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Olson, John R.,
John Olson oral history interview
h [electronic resource] /
interviewed by Michael Hirsh.
Tampa, Fla. :
University of South Florida Tampa Library,
1 sound file (43 min.) :
digital, MPEG4 file +
e 1 transcript (18 p.)
Concentration camp liberators oral history project
This interview was conducted as research for The Liberators: America's Witnesses to the Holocaust / Michael Hirsh (New York: Bantam Books, 2010).
Interview conducted July 18, 2008.
The Liberators: America's Witnesses to the Holocaust (New York: Bantam Books, 2010) and Concentration Camp Liberators Oral History Project, University of South Florida Libraries, 2010 Michael Hirsh.
Transcripts, excerpts, or any component of this interview may be used without the author's express written permission only for educational or research purposes. No portion of the interview audio or text may be broadcast, cablecast, webcast, or distributed without the author's express written permission.
This is an oral history interview with Holocaust concentration camp liberator John Olson. Olson was a member of the 104th Infantry Division, which liberated Nordhausen on April 11, 1945. He arrived in Europe in early 1945 as a replacement, meeting the 104th in the Aachen area. No unit he was with ever suffered casualties; indeed, he only fired his weapon once in combat. They entered the city of Nordhausen as part of a convoy and Olson, who was riding on a trailer, saw the concentration camp as they drove by. Though he did not enter the camp, he saw two prisoners standing at the gate: skeletally thin, with prison uniforms, they smiled when they saw the American soldiers. This image had a profound effect on Olson and remains with him.
Olson, John R.,
Infantry Division, 104th.
Infantry Division, 104th
v Personal narratives.
Nordhausen (Concentration camp)
World War, 1939-1945
World War, 1939-1945
World War, 1939-1945
World War, 1939-1945
Personal narratives, American.
World War, 1939-1945
Crimes against humanity.
University of South Florida Libraries.
Holocaust & Genocide Studies Center.
University of South Florida.
Special & Digital Collections.
Oral History Program.
Holocaust & genocide studies oral history projects.
Concentration camp liberators oral history project.
y USF ONLINE ACCESS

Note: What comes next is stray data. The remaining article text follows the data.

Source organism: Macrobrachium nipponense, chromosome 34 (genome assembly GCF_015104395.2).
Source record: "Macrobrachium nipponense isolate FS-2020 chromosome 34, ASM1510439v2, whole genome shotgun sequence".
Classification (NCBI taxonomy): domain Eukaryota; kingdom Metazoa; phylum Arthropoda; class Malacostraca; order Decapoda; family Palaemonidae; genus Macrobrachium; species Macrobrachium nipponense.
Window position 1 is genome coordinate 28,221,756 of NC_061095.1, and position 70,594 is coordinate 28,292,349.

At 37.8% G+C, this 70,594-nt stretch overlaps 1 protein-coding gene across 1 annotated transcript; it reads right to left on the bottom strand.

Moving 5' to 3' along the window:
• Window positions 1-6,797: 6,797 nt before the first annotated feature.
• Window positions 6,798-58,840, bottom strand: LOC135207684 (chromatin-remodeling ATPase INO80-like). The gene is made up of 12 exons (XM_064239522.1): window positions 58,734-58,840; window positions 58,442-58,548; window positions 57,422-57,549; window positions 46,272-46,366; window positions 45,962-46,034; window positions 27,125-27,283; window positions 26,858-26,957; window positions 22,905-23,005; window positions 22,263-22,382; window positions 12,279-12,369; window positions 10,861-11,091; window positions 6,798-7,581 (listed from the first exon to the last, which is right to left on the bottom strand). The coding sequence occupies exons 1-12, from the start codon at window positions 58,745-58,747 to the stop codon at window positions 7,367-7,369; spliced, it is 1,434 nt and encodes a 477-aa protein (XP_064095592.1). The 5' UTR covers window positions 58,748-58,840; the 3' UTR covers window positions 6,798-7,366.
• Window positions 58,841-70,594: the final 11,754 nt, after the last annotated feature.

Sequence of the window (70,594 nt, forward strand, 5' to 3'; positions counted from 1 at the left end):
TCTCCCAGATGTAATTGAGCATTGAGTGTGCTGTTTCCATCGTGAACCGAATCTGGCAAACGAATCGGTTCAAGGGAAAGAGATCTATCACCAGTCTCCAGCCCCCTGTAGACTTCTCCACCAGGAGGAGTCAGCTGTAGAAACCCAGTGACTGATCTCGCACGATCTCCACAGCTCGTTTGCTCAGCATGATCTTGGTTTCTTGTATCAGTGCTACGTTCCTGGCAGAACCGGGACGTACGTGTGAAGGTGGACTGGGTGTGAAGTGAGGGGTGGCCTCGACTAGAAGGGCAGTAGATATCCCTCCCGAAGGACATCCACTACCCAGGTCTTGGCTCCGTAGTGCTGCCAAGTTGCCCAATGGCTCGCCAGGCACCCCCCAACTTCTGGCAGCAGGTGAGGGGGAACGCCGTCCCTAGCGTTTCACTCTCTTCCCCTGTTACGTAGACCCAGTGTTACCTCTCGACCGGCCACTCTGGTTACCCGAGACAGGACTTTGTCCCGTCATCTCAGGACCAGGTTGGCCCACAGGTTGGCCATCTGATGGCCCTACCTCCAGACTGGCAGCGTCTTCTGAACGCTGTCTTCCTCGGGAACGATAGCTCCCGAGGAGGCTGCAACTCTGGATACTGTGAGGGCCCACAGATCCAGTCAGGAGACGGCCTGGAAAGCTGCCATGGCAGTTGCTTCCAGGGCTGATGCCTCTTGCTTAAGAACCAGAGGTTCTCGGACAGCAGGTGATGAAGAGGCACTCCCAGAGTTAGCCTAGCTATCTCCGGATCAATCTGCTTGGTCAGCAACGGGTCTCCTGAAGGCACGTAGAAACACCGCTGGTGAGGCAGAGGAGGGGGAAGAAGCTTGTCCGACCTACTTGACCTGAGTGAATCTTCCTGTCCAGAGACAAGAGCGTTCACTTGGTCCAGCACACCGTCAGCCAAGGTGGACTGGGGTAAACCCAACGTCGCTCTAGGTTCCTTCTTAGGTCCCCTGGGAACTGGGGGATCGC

xml version 1.0 encoding UTF-8 transcript segment idx 0 time 00:00:0.0 text Michael Hirsh: Just so I have it on tape, give me your full name, please? 1 00:00:4.2 John Olson: John R. Olson. 2 00:00:6.6 MH: And you were in Company D of the 415th Regiment of the 104th Infantry Division. 3 00:00:11.3 JO: Yes. 4 00:00:12.2 MH: Tell me a little bit about where you grew up before you went into the service. 5 00:00:17.3 JO: Where I grew up? 6 00:00:17.6 MH: Yes. 7 00:00:18.2 JO: I grew up in Duluth, Minnesota. 8 00:00:20.5 MH: I forgot to ask you your date of birth. 9 00:00:24.0 JO: Date of birth was February 18, 1926. 10 00:00:29.4 MH: What were you doing just before you went into the Army? 11 00:00:35.2 JO: Oh, I worked an optical shop in Duluth. 12 00:00:41.4 MH: And you volunteered or you were drafted? 13 00:00:44.9 JO: I was drafted. 14 00:00:45.9 MH: Whered they send you? 15 00:00:49.6 JO: I took my basic in Camp Fannin, Texas. 16 00:00:53.6 MH: About what month and year was that? 17 00:00:58.7 JO: Well, it wouldve beenoh, lets see, I think I went in October of forty-five . Â I think. 18 00:01:15.3 MH: No. 19 00:01:16.4 JO: No, wait, forty-four . 20 00:01:18.2 MH: You went in in October of 1944? 21 00:01:20.2 JO: Yeah, I think so. Â It was a long time ago. 22 00:01:25.4 MH: I know, well figure that out in a minute. Â So, you went through basic in Texas, then what happens? 23 00:01:32.7 JO: Well, then we went out to Fort Meade, Maryland, where we were re-outfitted to go overseas, and I think it was late February or early March that we sailedwent on the ship to Europe. 24 00:01:58.5 MH: You were with the 104th at that time? 25 00:02:0.7 JO: No, I was not. Â I was just a replacement. 26 00:02:3.4 MH: Whered the ship take you? 27 00:02:6.9 JO: Went to Le Havre. 28 00:02:9.3 MH: Then what happens? 29 00:02:12.4 JO: Well, from Le Havre, we went by 40 and 8 boxcar train to Verviers, Belgium, I believe it was. Â This was just going through the mill as replacements. 30 00:02:33.4 MH: Whats it like riding in the 40 by 8s? 31 00:02:36.8 JO: (laughs) Its not 40 by 8, its 40 and 8. Â 32 00:02:40.4 MH: 40 and 8. 33 00:02:41.3 JO: Forty men and eight horses. 34 00:02:43.8 MH: I thought it was forty men or eight horses. 35 00:02:47.1 JO: I dont know if its and or or. Â I hope its or for the sake of the guys who travel that way. Â You just can imagine riding in a boxcar, thats all. Â Inconvenient, uncomfortable, but better than walking, I suppose. 36 00:03:6.5 MH: This is in the wintertime? 37 00:03:8.7 JO: Pardon? 38 00:03:9.7 MH: In the winter? 39 00:03:10.6 JO: No. Â Well, this wouldve been late winter, early spring. Â Im not exactly sure of the dates on that. 40 00:03:22.0 MH: How long were you in the boxcars? 41 00:03:25.2 JO: Well, I suppose it took them three days. Â It wasnt very long. Â Roughly three days to go into Belgium. 42 00:03:40.0 MH: Had you been on a troop train in the U.S.? 43 00:03:42.0 JO: Had I what? 44 00:03:43.7 MH: Had you been on a troop train in the U.S.? 45 00:03:46.7 JO: Not before that. Â 46 00:03:48.6 MH: Going from Texas 47 00:03:51.6 JO: Yeah, I suppose we went by troop train. Â I was inducted into the Army at Fort Snelling, Minnesota, and we traveled by some kind of a troop train down to Texas, and boy, I dont remember a whole lot about it. 48 00:04:10.8 MH: However bad it was, it was more comfortable than the boxcars. 49 00:04:15.0 JO: Yeah, yeah, almost anything is more comfortable than a 40 and 8. 50 00:04:19.9 MH: You get to Belgium, and then what happens? 51 00:04:24.1 JO: We were in Belgium just a couple days. Â We were issued our rifles in Belgium. Â We didnt have rifles before that. Â But we were issued rifles and ammunition. Â And we spent a day on the range, if I remember right. Â Then I think we went by truck into Germany, and we camped one night on the Rhine Riverwell, it would been near Aachen, and its there that we were assigned to our unit, so that from that point on, we were with the 104th. 52 00:05:14.2 MH: Did you consider getting an assignment to the 104th good or bad, or didnt you know the different between the units? 53 00:05:22.2 JO: I didnt know the difference. Â They were all the same to me. 54 00:05:25.3 MH: And you were about how old at that time? 55 00:05:28.3 JO: I had just turned nineteen. 56 00:05:33.2 MH: Suddenly, war is real. 57 00:05:38.3 JO: Oh, yeah. 58 00:05:39.9 MH: Tell me about your first combat experience. 59 00:05:41.8 JO: Oh, that was an exciting evening. Â I dont know where we were, I dont know the name of the town or anything, but there were four or five of us that were trucked up to join the unit. Â We were in a small German town when we came in in a truck, and then we unloaded and were told where we were assigned, to Company D in the machine gun squads, and went into the house. Â The company commander was there, I remember that, and the first sergeant, and they were just eating supper. Â Thats one thing about the kitchen: even in combat, they tried to always have at least one hot meal a day. Â It wasnt always possible, but they were very good at it. Â And we hadnt eatenI dont even know if we had lunch that day, so we were hungry. Â Anyway, as we went into the house, there was a German mortar barrage going on. Â Ive thought about it many times, and I figure the Germans mustve had a forward observer in town or very near the town to focus in on us. Â So, they were dropping those mortar shells very close. Â We were in a house on the very edge of town. Â And every few minutes, a mortar shell would explode somewhere around. Â I dont remember them hitting the house. 60 00:07:37.5 MH: Did you get the sense that they were walking them in on you? 61 00:07:40.2 JO: No, they were just being nasty. Â We were in theas we joined the outfit, I know I ate some supper. Â I didnt have much appetite, but my squad was busy digging a machine gun emplacement, foxhole-like, on the very edge of town and facing toward wherever the German defenders were. Â And while we were digging this foxholemachine gun emplacement, it has a C-shaped hole with the guns sitting in the middle, and they were doing a real nice job of it, digging, and piling the dirt up around. Â And then the object was to place boards or something over the top of it eventually. Â We didnt get that far. Â But every few minutes, wed have tothere was a barn right next to where we were digging this. So the older guys, they recognize when the mortar shell was dropped into the tube, so that when they heard that, wed run into the barn and kind of crawl into the hay until those mortar shells quit, and then we went back out and kept digging the hole. 62 00:09:16.7 MH: What made the older guys think that hay would keep the mortars 63 00:09:21.1 JO: Ill say something now. Â Im a little hard of hearing. 64 00:09:26.4 MH: I was asking what made them think hay would stop shrapnel. 65 00:09:32.6 JO: I dont know. Â I never even thought of it. Â I just put my head down. Â I was just trying to hide, thats all. Â One shell did hit the barn, but it didnt in any wayno shrapnel fell around us. Â A mortar shell will explode on the slightest impact with anything. 66 00:10:3.2 MH: I was under mortar fire in Vietnam, so I know a little about what youre talking about. Â Howd they treat the new guys? Â I know the new guys in Vietnam werent treated very well by the old guys. 67 00:10:18.7 JO: We were treated very well. Â We were immediately one of the group, and I never knew anything but real friendship and respect. 68 00:10:32.8 MH: Thats terrific. Â So, youre still digging this emplacement, and the Germans are still mortaring you. Â Now what happens? 69 00:10:44.3 JO: They told us towe got a telephone message or whatever kind of telephones they had, and they said to bring the gun into the house. Â So, after digging that real nice hole and all, we never used it. Â And we picked up the gun and our tools and stuff and ran into the house. Â We went up to the second floor of the house, and we were in a bedroom, and there we set the gun up in a window, and we hung blackout, you know, blankets and stuff over the windows so we could have a light inside. Â And the gun was facing the same direction, and mortar rounds were still coming in a little bit. Â 70 00:11:36.3 Right across the street from us was an anti-tank outfit, and they hadI think it was a 75mm anti-tank gun, so they were there. Â I dont know who else was around, but the mortars kept coming in, and they were coming pretty close. Â They knew where we were. Â One round hit the house we were in, and I remember our Jeep driver, our squad Jeep was parked in the street on the side of the house, and that round hit the chimney or near the chimney. Â Anyway, it knocked the chimney bricks down and our Jeep driver was pretty mad, because the bricks fell on the Jeep and smashed his windshield. Â I dont know how it was in Vietnam, but we never had our windshield up; we also had it folded down flat on top of the hood. Â So, he was unhappy because they broke his windshieldnot that he ever used it. 71 00:12:48.6 So, we were then in this room, and we had one little candle in the room. Â There was a bed in there, so we were taking turns being on watch. Â I guess, my being new to the group, they let me be on watch first. Â 72 00:13:9.0 MH: How many guys were in the room? 73 00:13:11.7 JO: Oh, there mustve been four of us, anyway. Â I was told all their names, but I didnt remember any of the names. Â Then the telephone that we had rang us or the voice came in, we were the outpost, calling OPand thats something I never learned in basic was how to use a field telephone, so I didnt know whatI tried to answer it, but I never got through. Â I tried to explain I was a new guy there, and I didnt know what to do. Â And I dont know if nobody could hear me or what. Â Anyway, the candle sputtered out, so it was pitch black in there. Â 74 00:13:59.9 Then I heard heavy boots running up the stairs. I hoped it was my own squad members, and it was. Â But they came running up and said, Grab your stuff. Â Were pulling out. Â I dont know why we suddenly pulled out. Â Oh, there was another thing, too. Off in the distance, the direction we were firingwe never did fire. But we could hear a German self-propelled gun, like I suppose they had them in Vietnam, too, like a tank. Â Anyway, we could hear it out there, and I think maybe that had fired a few roundsI think they knew that anti-tank gun was there, but they didnt hit it to my knowledge. Â But things were moving real fast then. Â We were told we were pulling out, so grab your stuff. Â 75 00:15:6.9 Behind the house, toward the center of town, a very little town, was an orchard. Â I think it was an apple orchard; Im not sure. Â So, we picked up our gear, and I was an ammo bearer then in the squad, and I grabbedof course, I had my M1, and I did notI dont think I carried my pack. Â I think they told me when we first arrived, Just put your pack on the Jeep trailer, and if you need it, we can get at it. Â I never carried a pack overseas. Â Anyway, we started running. Â I was just following the crowd then. Â Were running through this orchard, and every, oh, probably every minute or less, a mortar shell would explode somewhere nearby. Â I dont remember ever hearing them come in or anything, but I know I did duck down. Â It was a rainy, cold night. Â In fact, it snowed later on that evening, and I was scared, sure. Â And Im just trying to keep up with the rest of the guys and running with what I had, and hit the dirt every once in awhile. Â And I remember my helmet fell off one time. 76 00:16:42.3 MH: Youre carrying metal ammo boxes? Â 77 00:16:46.1 JO: Yes, yeah. 78 00:16:46.2 MH: And your own rifle? 79 00:16:47.4 JO: Yeah. Â Made a handful. Â We got overwe ran, oh, I would guess 100 yards and came to another house and a barn, theres a big barn, the kind of a barn that had a drive-through in the middle, and it had places for livestock on either side. Â But right in the middle in this open area was a great big General Sherman tank, completely filled the opening. Â I could barely squeeze by, but thats where the other guys ran, so thats where I ran. Â By this time, I had no idea where I was or where I was supposed to be, and I didnt know the names of anybody else in the squad. Â All I knew, I was in Company D and in a machine gun squad. Â So, I was lost. Â I didnt know anybody around me. Â There were several guys milling around, waiting for, I suppose, waiting for transportation. Â Like I said, it was raining and miserable. Â And finally 80 00:18:6.6 MH: Did you have a poncho to keep the water off or not? 81 00:18:8.9 JO: I had a raincoat, but I didnt have it on. Â I had one with me, but I wasnt wearing it. Â I still have my field jacket that I was wearing at that time, though. Â Okay, Ill try to shorten 82 00:18:23.3 MH: No, you dont have to shorten anything. Â Im curious, when did you first get a Timberwolf patch, shoulder patch? 83 00:18:28.8 JO: Oh, boy, it mustve been pretty soon. Â I dont remember exactly. Â I think it was within a week that we were issued a patch and told to sew it on. Â Anyway, I found the company headquarters. Â I think I asked somebody. Â I didnt know where to go; I didnt know who to ask about. Â I ended up at company headquartersor it may have been battalion headquarters, for all I know; somebodys headquarters, anywayand explained my dilemma, that I was a new man, I didnt know where I was supposed to be, I didnt know who my fellow soldiers were, I didnt know any names. Â But they found out, they did a little telephoning, and found out where I was supposed to be. Â And somebody came and got me and led me, and we loaded up on some 6 by 6 trucks and left. Â And I dont know where we were going, and I dont know where we went. 84 00:19:40.7 MH: You were a private then? 85 00:19:42.5 JO: That was my first night in combat. 86 00:19:44.5 MH: Right, you were a private? 87 00:19:46.8 JO: Yes. 88 00:19:47.8 MH: The sun comes up the next morning, and what happens? 89 00:19:55.0 JO: I assume that it did, and I dont know where I was at. (MH laughs) I havent any idea. 90 00:19:59.8 MH: You assume it did, but since the sergeant didnt tell you it did, it didnt count. 91 00:20:4.7 JO: I just stayed with the guys I knew. Â I was beginning to get a few names and recognize a few people. Â Mostly, that night before, I didnt see them in the daylight. Â It was just dark, so I never got to identify them that way, but I did get to identify them. Â I knew who to stay with. Â I dont know where we went. Â We went by truck someplace. Â I don't have any idea where we went. 92 00:20:42.1 MH: When was the next combat? 93 00:20:44.3 JO: Oh, it mustve been probably two or three days later. Â Our outfit was supposedly known to make attacks from the rear. Â We would walk around a town and come in the back door. Â So, we did a lot of nighttime walking. Â Wed take off just about dark and we would walk sometimes all night. Â And then wed come into a town through the back, you know, the back door. Â I know at least one town we went through, we walked right by the house that the German defenders were in. Â They werent any serious threat, really. Â They were mostly older men and young kids, led by one SS trooper. Â But thats the way we would come in. Â 94 00:22:1.2 We might have a little firefight if the defenders wanted to fight; you know, we gave it to them. Â And we would go in, wed set our gun up wherever the squad leader said to put it and hoped it was in a good position. Â We were oftenwed go into a house where the civilians were down in hiding, down in the basement of the house, and that was all right with us, just as long as we had a window to stick our gun out of. Â And then wed have a short firefight, maybe last an hour, maybe a little more. Â I never experiencedI never knew of any American soldier being killed or wounded at the time that I was with them. Â We never suffered any casualties. 95 00:23:3.7 MH: Do you remember the first time you actually fired at the Germans, you personally? 96 00:23:9.5 JO: Yeah. Â Well, it wasnt long, probably a couple of weeks, that I got boosted up to second gunner. Â Second gunner was the guy who carries the gun. Â At that time, I wasI had already been issued a carbine, M1 carbine, because I was carrying those ammo cans, and then when they upped me to second gunner, so I was carrying a gun, then they gave me a .45 to carry. Â 97 00:23:43.5 MH: So, you went from an M1 rifle to a carbine to a .45. 98 00:23:47.6 JO: Yeah. Â Interesting thing, I never fired my M1 rifle except when it was issued to me in Belgium and we went on the range. Â I never fired the carbine. Â I remember shortly after I got it, I found out it didnt even work right. Â The clip would not push the ammunition up. Â I tore the whole thing apart, the gun and the clip and everything, oiled everything up, cleaned it all up and got it in good shape, but I never fired it. Â Then I got issued the .45. Â I never fired the .45 in combat, and I never fired it until I got out to California. Â Just never had any occasion to. 99 00:24:40.5 MH: What machine gun were you carrying? 100 00:24:42.1 JO: That was a .30 caliber water-cooled jacket on it. 101 00:24:51.2 MH: Which means what, which means you have to carry a container with 102 00:24:56.0 JO: No, it didnt have any fluid container or anything. Â I was told that they just filled the jacket with antifreeze, because it was in the winter, but we never had one of those tanks and the hose that goes with it. Â I never had it; and in fact, even the flash hider broke off one day, so I didnt even have a flash hider on it. Â Lets seeI tell you, the only time I fired a gun in combat was the last fight we were in, Bitterfeld, Germany. 103 00:25:41.6 MH: Whats the name of the town? 104 00:25:42.7 JO: Bitterfeld. 105 00:25:43.3 MH: Bitterfeld, okay. 106 00:25:45.0 JO: Â Its near the Mulde River, I think. Â But its a coal mining area. Â In the province of Saxony, if I remember right. 107 00:25:56.7 MH: Is this all mountainous area youre going through? 108 00:25:58.8 JO: No, it wasnt mountainous. Â Quite flat country. Â We did go throughwhen I first got in the outfit, we walked through the Hartz Mountains, and that was very mountainous, very beautiful country. Â Not big mountains, big hills, really. Â But in Bitterfeld, we were on the third floor of an apartment building, and the gunner was firing. Â We had the gun set up on a tripod on a kitchen table, and it was my job as second gunner to make sure I steady the gun and it doesnt kick itself off the table or something. Â 109 00:26:53.4 Anyway, we were just kind of looking around. Â Some riflemen were with us, and one of the riflemen said he was looking out the window, I guess 150 yards off, there was a bridge going over a railroad track, and he said he thought he saw some German soldiers going under that bridge. Â And it looked like they were carrying Panzerfausts; thats the German bazooka. Â Yeah, and he had an M1, and I said, Shoot down there where you think you saw No, no, I dont want to shoot. Â I said, Give me the gun, and so I took the gun, and he told me about where to fire, so I emptied a clipload of ammo down that way. Â I never did see anybody; it was just brush and grass, so I dont know if there was anybody there or not. Â Thats the only time I fired a gun in combat. Â So, its not a very exciting adventure. Â Oh, it was exciting, but 110 00:28:9.4 MH: War usually is exciting or very boring. Â Tell me, at that pointexcuse me, I have a bad cough; hang on one second. (coughs) 111 00:28:26.8 JO: Pardon? 112 00:28:27.8 MH: I just said I have a bad cough. 113 00:28:29.9 JO: Oh, yeah. 114 00:28:30.7 MH: At that point, did you know anything about the concentration camps or the death camps? 115 00:28:35.3 JO: No, no more than what I saw at Nordhausen or that one camp that I mentioned. Â That was prior to this last experience. 116 00:28:50.7 MH: Lets go back to your approach to Nordhausen. Â 117 00:28:55.4 JO: I dont know anything about the approach; all I remember is going into the town. Â And why we were riding on the Jeep trailer, I dont know, but we were (inaudible). Â But I remember it was a dark kind of rainy day. Â We were just in a long column of trucks, tanks, and Jeeps. Â I dont know if we were near the beginning of it. Â I think probably we were near the beginning of the line, because we just came into town and I was sitting on the trailer facing to the left. Â And as we went along the street, I looked down this other side street, and I saw this ten-foot-high wire fence and a big gate, and the gate was open, and I saw these two prisoners in their striped suits standing by the gate, standing at the gate opening there; it was a big gate for trucks to get through. Â They had these beautiful smiles on their faces, because they knew now they were being set free. Â We never went into the camp ourselves; that was other units. Â I read letters by other guys who went in or were part of the detail that went in there to actually liberate the people and take care of the prisoners. Â But I never even talked to any of our guys who did go into the camp, the prison camp. 118 00:30:44.5 But I just saw these two there, and I hope I never forget what they looked like. Â They just beamed, although they were just like human skeletons, so thin. Â And they had these striped suits on. Â I had no idea what kind of a camp it was. Â Id heard about concentration camps, but I really didnt know much about them. Â I dont think Americans knew much about them at all. 119 00:31:18.6 MH: Thats what Im hearing. 120 00:31:21.6 JO: I doubt that we have any appreciation for what all was going on. Â Go ahead. 121 00:31:28.9 MH: How close were you to those two men? 122 00:31:33.4 JO: How what? 123 00:31:34.8 MH: How close were you to those two men? 124 00:31:36.7 JO: Within a block, or maybe even less than that. Â Maybe half a block, I dont know. 125 00:31:41.2 MH: You had to be pretty close if you could see the smiles. 126 00:31:43.5 JO: Yeah. Â Well, we were close enough I could see that, yeah. Â Maybe it was a half a block. Â I may have said a block, but it was, you know, close enough. Â I dont know if we waved at them or not, but just saw them, you know, and I dont know where we were heading. Â I dont know where we went after that. Â The only thing I remember about Nordhausen, the city, was seeing those two guys at that gate to that prison camp. Â Years later, I read about what it was, what the prison camp was, that it was a place where they built parts of something for the V-2 rocket, the German rocket or they did something. Â And there was thousands of prisoners held there. Â I dont even know if half of them survived. Â I understand that our men, our division, went in and released them, those who could walk or could get out: they took them out, and they forced all the civilians along that road to leave their houses, and they put the prisoners, housed the prisoners in those houses and got food and a comfortable place to stay for awhile. Â But this was behind, you know, behind us. 127 00:33:27.2 MH: When you saw those two guys, did you say anything to the other troops you were riding with on that Jeep trailer? 128 00:33:35.8 JO: I dont remember. Â I think they saw them, also. Â I dont remember saying anything to anybody. Â I think I was a little bit struck or shocked, you know, and almost sort of speechless. Â I suppose we may have talked about it later, but I dont remember. 129 00:33:59.7 MH: Do you remember writing home about that? 130 00:34:3.8 JO: I probably did. Â If I did, they may have censored it. Â I know it was still a few weeks away from the end of the war. Â 131 00:34:21.4 MH: That was the only camp you saw? 132 00:34:23.3 JO: Pardon me? 133 00:34:25.0 MH: That was the only camp you saw? 134 00:34:26.7 JO: Yes, it is, yeah. 135 00:34:29.2 MH: Its now sixty-three years later, and you still see those images. 136 00:34:35.4 JO: Oh, I could look at them like I was looking at them right now. Â I can see those two guys standing there, very impressive. Â And Im not exactly sure what all my emotions were at the time, but I justI could almost feel theI dont know if it was joy they were feeling or just relief of getting out, you know, being set free from that camp or what, but I could almost feel it as I looked at them. Â I wouldve loved to have been able to go over and talk to them, but I couldnt do that. 137 00:35:24.6 MH: When was the first time after you came back to the United States that you talked about this experience? 138 00:35:30.6 JO: Oh, boy, I dont know. Â I imagine I told my parents about it. Â I dontI really dont know. Â Ive mentioned it from time to time. Â I havent talked about it as much as I could have. 139 00:35:55.2 MH: Did you marry and have children? 140 00:35:59.6 JO: I did. Â It was several years later, though. 141 00:36:3.1 MH: Did you ever tell your wife or your kids about it? 142 00:36:5.5 JO: Oh, yeah. Â Yeah, I did. 143 00:36:7.3 MH: What was that like? 144 00:36:8.5 JO: I dont know if it impressed them or not. Â Im sure my wife was impressed with it, or tried to imagine what, but it was something onlyyou had to see it to really catch the feeling of it all, the emotion of it, the senseit made me feel good later. Â Not right away, but later, it made me feel good to be a GI. Â I count it a privilege to have served in the Army. 145 00:36:50.5 MH: I find it difficult to imagine what those of you who fought in World War II went through, some for years or months. Â But its an experience that I dont know anybody can really understand unless youve been in it. 146 00:37:17.4 JO: Its like me, I cant even comprehend what you guys went through in Vietnam. Â Ive talked with others, you know guys who were there and all that. Â Im glad I was in Europe. 147 00:37:34.0 MH: My reaction is just the opposite. Â We didnt face enemy artillery, we didnt face enemy tanks, we didnt face enemy aircraft. 148 00:37:47.1 JO: The only enemy aircraft that harassed us waswe used to call him Bed Check Charlie. 149 00:37:53.9 MH: Ive heard about him. 150 00:37:55.0 Â JO: You can hearhed come over in the dark of night, youd hear this single-engine light airplane. Â I never saw it, of course, but hed come chugging through the sky, looking for any kind of lights orand thats why we were very strict on blackouts. Â And hed come over like an old Model T or something, running through the sky. 151 00:38:23.5 MH: I know you remember the faces of the two guys at the gate, but can you say whether that one experience that maybe lasted a couple minutes, if that long, affected your life? 152 00:38:42.8 JO: I think so. Â I think Ive realized a little better how fortunate I and we are to be in America. Â And again, I say, as I look back, I count it a privilege to have served in the Army and Europe, and to have been a part of that. Â And to think that I was a part of releasing those guys from that prison, that makes me feel good about it. Â I dont boast about it. Â Im just glad I was a part of it. 153 00:39:34.0 MH: Anything else you want to tell me? 154 00:39:37.1 JO: Just that I count all of it by the grace of God that he took me through it, protected me. Â I was never injured. Â It was all a positive experience, even though it didnt seem so at the time. Â 155 00:40:0.8 MH: I think a lot of men whove been through combat feel that way. Mr. Olson, I thank you very much for your time. Â I sure appreciate it. 156 00:40:12.0 JO: I hope sometime I can read what youre writing. 157 00:40:14.8 MH: I have your address, and youll get a copy of the book. Â Do you have a photo of yourself from World War II? 158 00:40:24.0 JO: I have. Â I dont know how good it is. Â I did eventually pick up a camera someplace, so I tried to take some pictures, but I was usually taking them, not of me. I dont know if anybody else has any. Ive got one and I dont know how good it will be for reproduction. I could try it. 159 00:40:56.5 MH: What about a picture of yourself as you are today? 160 00:41:0.5 JO: Well, thats not too much too look at. Â Oh, yeah, I got a lot of pictures. 161 00:41:6.9 MH: Could you pick one out, and if I send you my address via email, could you send me a copy and Ill scan it and 162 00:41:14.4 JO: I cant do it by email. 163 00:41:15.3 MH: No, what Ill do is if you can mail it to me, Ill scan it and send it back to you. 164 00:41:19.6 JO: Oh, I see. Okay, yeah. Â I have obviously send the (inaudible). Â We have an old computer that I rescued from a junk pile and my son-in law helped get it workable, but its pretty limited in its capacities. 165 00:41:44.2 MH: Okay 166 00:41:47.1 JO: But I could try to do that. Â I haveI must have your address. 167 00:41:53.2 MH: Ill email you my address. 168 00:41:56.0 JO: Okay. 169 00:41:57.6 MH: Okay, and if you could send me a pretty good picture of yourself, Ill copy it and send it back. 170 00:42:2.7 JO: Oh, yeah. Â Okay. 171 00:42:4.0 MH: Okay? 172 00:42:5.5 JO: Ill try to do that. 173 00:42:6.6 MH: Thank you very much, sir. Â I sure do appreciate that. 174 00:42:8.8 JO: Its a pleasure to talk to you. 175 00:42:10.1 MH: Okay 176 00:42:10.9 JO: And I wish you well in what you are doing, working on. 177 00:42:15.3 MH: Thank you, I appreciate that. Bye-bye. 178 00:42:17.1 JO: Thanks for your part in Vietnam. 179 00:42:21.6 MH: Youre quite welcome, sir.